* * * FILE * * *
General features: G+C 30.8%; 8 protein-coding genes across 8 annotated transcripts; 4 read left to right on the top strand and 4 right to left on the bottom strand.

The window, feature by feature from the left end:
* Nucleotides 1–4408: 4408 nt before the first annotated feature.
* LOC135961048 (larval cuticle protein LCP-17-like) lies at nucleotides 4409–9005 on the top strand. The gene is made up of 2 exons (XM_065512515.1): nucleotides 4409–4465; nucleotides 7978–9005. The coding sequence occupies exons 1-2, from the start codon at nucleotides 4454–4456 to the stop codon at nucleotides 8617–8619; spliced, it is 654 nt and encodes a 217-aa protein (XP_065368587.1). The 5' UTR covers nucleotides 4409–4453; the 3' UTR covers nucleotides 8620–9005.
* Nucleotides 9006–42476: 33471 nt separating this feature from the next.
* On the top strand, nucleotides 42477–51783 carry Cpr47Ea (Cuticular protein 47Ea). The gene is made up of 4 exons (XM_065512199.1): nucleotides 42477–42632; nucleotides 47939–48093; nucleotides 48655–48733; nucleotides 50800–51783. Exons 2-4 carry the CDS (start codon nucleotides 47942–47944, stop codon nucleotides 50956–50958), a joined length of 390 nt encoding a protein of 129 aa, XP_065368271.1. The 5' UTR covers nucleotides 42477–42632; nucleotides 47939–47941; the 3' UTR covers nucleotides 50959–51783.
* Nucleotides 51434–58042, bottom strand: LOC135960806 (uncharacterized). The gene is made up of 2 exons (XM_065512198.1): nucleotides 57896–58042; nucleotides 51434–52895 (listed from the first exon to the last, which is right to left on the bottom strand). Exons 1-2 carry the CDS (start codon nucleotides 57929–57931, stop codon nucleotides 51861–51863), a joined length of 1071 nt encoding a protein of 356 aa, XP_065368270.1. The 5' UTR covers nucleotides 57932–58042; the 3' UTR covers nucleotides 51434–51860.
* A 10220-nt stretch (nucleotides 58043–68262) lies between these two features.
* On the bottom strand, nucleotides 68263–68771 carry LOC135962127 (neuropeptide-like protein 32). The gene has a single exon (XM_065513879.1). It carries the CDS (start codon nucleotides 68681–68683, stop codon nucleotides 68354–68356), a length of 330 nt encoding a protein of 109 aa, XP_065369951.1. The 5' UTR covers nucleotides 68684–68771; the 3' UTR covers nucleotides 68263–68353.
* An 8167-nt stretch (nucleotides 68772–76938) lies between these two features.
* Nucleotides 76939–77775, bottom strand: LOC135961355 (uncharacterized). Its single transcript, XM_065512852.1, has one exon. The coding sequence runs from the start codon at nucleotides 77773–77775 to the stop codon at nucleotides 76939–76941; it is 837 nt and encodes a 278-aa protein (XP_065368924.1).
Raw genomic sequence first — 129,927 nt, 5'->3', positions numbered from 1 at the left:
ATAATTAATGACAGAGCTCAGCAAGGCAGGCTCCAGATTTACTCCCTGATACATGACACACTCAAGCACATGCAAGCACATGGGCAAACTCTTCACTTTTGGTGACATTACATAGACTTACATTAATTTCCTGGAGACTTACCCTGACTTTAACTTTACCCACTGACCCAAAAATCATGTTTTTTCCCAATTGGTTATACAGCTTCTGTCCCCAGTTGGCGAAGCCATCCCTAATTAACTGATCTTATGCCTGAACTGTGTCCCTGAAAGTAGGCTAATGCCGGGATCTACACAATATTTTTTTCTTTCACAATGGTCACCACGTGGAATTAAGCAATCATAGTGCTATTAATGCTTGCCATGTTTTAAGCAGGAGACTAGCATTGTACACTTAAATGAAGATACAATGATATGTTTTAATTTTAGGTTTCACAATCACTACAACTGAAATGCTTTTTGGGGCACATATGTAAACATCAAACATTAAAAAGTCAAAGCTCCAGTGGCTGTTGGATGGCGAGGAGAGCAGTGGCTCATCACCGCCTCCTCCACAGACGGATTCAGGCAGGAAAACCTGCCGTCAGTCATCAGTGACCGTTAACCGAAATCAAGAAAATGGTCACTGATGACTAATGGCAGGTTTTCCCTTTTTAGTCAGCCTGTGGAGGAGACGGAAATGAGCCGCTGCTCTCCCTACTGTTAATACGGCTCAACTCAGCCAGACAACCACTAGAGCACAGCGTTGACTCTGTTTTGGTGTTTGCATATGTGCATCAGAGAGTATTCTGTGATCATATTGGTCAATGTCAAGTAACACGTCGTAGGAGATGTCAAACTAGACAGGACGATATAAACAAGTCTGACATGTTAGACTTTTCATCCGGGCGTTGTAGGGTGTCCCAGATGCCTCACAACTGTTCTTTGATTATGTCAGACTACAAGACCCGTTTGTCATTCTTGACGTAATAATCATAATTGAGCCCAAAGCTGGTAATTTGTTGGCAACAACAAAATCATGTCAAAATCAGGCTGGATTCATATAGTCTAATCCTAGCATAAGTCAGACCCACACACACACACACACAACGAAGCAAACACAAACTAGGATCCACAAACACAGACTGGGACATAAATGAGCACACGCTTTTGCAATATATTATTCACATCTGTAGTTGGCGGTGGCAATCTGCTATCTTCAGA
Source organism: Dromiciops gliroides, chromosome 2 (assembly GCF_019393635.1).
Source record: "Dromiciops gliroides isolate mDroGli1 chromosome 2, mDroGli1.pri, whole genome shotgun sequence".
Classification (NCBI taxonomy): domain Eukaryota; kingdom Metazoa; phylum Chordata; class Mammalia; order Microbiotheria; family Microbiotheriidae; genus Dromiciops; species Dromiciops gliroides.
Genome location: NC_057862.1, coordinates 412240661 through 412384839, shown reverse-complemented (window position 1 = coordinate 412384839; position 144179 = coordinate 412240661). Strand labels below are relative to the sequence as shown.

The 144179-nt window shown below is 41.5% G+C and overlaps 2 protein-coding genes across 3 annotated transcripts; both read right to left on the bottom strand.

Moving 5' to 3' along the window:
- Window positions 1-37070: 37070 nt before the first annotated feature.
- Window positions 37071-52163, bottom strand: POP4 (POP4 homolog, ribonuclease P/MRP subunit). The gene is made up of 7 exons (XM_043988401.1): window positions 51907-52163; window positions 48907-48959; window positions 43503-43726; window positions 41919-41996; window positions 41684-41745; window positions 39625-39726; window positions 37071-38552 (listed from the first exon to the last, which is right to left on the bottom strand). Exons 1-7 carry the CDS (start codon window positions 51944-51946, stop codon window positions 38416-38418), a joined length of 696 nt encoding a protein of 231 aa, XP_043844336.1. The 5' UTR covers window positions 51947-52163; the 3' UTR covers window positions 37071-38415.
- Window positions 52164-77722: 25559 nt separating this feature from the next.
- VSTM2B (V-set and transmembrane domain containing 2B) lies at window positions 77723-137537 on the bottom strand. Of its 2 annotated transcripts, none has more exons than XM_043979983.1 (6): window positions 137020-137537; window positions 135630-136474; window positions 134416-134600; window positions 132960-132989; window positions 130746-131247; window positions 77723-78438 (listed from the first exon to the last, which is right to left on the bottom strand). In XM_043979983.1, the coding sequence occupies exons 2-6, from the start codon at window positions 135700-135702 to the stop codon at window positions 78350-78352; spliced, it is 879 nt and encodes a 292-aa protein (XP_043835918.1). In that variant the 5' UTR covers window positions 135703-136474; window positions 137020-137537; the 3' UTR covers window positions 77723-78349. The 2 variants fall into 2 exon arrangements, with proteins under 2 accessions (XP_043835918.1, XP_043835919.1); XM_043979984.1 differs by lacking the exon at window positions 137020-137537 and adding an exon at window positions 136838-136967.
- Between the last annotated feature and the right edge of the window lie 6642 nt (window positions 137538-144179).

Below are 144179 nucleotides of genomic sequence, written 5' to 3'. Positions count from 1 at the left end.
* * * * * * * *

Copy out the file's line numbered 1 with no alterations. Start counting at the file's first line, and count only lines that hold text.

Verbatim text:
General features: G+C 30.8%; 8 protein-coding genes across 8 annotated transcripts; 4 read left to right on the top strand and 4 right to left on the bottom strand.